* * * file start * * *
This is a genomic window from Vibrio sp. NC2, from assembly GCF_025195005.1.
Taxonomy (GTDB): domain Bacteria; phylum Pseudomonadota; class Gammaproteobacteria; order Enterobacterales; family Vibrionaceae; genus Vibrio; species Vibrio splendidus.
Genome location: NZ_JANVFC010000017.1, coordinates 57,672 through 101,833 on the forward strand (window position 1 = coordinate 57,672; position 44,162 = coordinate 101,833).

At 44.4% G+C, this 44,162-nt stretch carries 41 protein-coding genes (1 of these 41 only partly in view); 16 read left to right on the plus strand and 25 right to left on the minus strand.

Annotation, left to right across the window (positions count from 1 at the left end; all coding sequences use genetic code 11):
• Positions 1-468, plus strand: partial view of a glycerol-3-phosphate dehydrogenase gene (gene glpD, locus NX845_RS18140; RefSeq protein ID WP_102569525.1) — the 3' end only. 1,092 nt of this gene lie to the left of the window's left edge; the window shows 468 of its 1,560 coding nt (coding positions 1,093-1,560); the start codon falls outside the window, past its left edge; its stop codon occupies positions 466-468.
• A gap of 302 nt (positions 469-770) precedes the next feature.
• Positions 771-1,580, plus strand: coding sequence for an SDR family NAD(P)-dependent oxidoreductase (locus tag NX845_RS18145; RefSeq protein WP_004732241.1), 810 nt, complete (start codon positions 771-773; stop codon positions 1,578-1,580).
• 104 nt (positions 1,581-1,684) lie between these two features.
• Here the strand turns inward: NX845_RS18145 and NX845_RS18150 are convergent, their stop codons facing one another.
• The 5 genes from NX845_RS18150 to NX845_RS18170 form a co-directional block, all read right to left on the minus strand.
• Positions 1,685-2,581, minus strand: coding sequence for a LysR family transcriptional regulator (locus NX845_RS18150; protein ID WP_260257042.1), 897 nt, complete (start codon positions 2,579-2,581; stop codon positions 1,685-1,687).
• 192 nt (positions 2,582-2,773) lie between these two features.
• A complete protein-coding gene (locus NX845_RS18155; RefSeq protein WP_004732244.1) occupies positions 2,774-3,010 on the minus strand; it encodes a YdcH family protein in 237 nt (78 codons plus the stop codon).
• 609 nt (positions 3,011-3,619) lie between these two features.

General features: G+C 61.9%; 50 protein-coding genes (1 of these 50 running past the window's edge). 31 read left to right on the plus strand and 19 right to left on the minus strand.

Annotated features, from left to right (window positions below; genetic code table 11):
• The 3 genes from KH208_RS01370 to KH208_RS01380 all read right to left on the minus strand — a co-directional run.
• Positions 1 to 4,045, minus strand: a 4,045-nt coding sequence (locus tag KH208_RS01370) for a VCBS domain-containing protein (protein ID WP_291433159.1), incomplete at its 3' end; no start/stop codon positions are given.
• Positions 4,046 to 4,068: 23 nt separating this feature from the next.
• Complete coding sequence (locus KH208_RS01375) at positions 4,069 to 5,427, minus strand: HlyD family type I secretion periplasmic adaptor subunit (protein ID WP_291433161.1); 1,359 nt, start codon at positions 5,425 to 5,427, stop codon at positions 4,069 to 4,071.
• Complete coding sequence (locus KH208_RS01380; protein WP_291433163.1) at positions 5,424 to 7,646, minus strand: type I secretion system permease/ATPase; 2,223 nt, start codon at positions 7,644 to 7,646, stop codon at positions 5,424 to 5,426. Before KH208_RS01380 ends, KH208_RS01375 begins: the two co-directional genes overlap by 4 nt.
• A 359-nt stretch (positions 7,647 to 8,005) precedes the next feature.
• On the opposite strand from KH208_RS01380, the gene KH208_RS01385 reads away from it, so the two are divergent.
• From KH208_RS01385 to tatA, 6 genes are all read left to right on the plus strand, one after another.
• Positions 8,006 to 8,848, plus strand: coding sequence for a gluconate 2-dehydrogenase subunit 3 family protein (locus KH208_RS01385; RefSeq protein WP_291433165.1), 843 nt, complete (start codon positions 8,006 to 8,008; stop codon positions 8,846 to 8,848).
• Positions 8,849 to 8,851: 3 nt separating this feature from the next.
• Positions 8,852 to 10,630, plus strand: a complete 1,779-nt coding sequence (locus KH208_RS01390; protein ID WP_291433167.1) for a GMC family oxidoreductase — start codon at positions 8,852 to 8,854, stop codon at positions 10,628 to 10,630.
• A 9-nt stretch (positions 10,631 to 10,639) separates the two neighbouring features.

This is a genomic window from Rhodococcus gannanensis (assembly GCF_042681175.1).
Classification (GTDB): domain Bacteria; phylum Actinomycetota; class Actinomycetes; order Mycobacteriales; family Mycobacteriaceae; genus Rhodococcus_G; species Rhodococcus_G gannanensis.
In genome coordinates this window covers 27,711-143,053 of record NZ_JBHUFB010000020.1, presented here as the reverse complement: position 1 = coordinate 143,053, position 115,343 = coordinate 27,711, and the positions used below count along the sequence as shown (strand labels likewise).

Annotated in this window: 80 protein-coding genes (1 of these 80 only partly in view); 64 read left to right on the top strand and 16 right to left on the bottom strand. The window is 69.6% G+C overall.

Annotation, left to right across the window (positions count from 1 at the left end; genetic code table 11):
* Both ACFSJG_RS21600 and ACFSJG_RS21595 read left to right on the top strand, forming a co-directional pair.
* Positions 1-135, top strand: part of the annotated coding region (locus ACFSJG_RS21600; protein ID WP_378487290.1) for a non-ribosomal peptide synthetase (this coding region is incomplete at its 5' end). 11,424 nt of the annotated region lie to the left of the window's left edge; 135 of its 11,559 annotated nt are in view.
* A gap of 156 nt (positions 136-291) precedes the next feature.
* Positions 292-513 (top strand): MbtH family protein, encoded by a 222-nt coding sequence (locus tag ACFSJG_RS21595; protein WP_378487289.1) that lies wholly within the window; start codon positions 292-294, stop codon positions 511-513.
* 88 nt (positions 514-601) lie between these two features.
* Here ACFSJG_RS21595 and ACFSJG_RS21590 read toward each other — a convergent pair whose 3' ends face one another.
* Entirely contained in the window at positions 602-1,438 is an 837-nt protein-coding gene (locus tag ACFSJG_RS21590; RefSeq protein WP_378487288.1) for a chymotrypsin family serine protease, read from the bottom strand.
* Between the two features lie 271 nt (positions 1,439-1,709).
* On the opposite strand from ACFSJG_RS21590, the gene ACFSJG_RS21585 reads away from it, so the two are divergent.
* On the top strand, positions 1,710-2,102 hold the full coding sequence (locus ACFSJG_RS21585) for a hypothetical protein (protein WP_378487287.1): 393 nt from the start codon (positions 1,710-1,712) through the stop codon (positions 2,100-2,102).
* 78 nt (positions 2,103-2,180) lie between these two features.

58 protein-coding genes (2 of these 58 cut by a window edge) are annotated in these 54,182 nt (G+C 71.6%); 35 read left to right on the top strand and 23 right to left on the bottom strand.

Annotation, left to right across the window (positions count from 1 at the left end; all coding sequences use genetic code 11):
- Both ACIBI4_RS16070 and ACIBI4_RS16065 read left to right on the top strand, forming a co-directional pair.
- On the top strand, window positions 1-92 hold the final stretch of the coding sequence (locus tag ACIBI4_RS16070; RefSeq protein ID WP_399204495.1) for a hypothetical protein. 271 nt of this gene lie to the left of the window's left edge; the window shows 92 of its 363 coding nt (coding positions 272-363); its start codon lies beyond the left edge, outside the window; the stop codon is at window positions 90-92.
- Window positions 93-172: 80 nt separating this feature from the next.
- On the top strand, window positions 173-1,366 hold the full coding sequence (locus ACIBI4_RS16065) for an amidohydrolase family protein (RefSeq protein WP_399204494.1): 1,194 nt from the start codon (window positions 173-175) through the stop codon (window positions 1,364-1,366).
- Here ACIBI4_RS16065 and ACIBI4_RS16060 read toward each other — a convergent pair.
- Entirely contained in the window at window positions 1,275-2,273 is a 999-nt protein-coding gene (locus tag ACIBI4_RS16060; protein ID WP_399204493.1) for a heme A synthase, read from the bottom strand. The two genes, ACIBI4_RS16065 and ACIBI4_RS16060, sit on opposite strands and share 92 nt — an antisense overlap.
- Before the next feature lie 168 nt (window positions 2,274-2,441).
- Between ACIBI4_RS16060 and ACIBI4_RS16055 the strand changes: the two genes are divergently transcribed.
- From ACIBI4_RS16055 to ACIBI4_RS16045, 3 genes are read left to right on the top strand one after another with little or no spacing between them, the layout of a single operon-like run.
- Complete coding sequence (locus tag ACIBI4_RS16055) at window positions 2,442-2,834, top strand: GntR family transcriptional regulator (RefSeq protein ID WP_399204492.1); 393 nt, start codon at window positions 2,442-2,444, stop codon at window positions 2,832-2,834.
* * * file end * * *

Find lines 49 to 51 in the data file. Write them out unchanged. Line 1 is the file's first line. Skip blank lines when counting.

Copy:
- On the top strand, window positions 1-92 hold the final stretch of the coding sequence (locus tag ACIBI4_RS16070; RefSeq protein ID WP_399204495.1) for a hypothetical protein. 271 nt of this gene lie to the left of the window's left edge; the window shows 92 of its 363 coding nt (coding positions 272-363); its start codon lies beyond the left edge, outside the window; the stop codon is at window positions 90-92.
- Window positions 93-172: 80 nt separating this feature from the next.
- On the top strand, window positions 173-1,366 hold the full coding sequence (locus ACIBI4_RS16065) for an amidohydrolase family protein (RefSeq protein WP_399204494.1): 1,194 nt from the start codon (window positions 173-175) through the stop codon (window positions 1,364-1,366).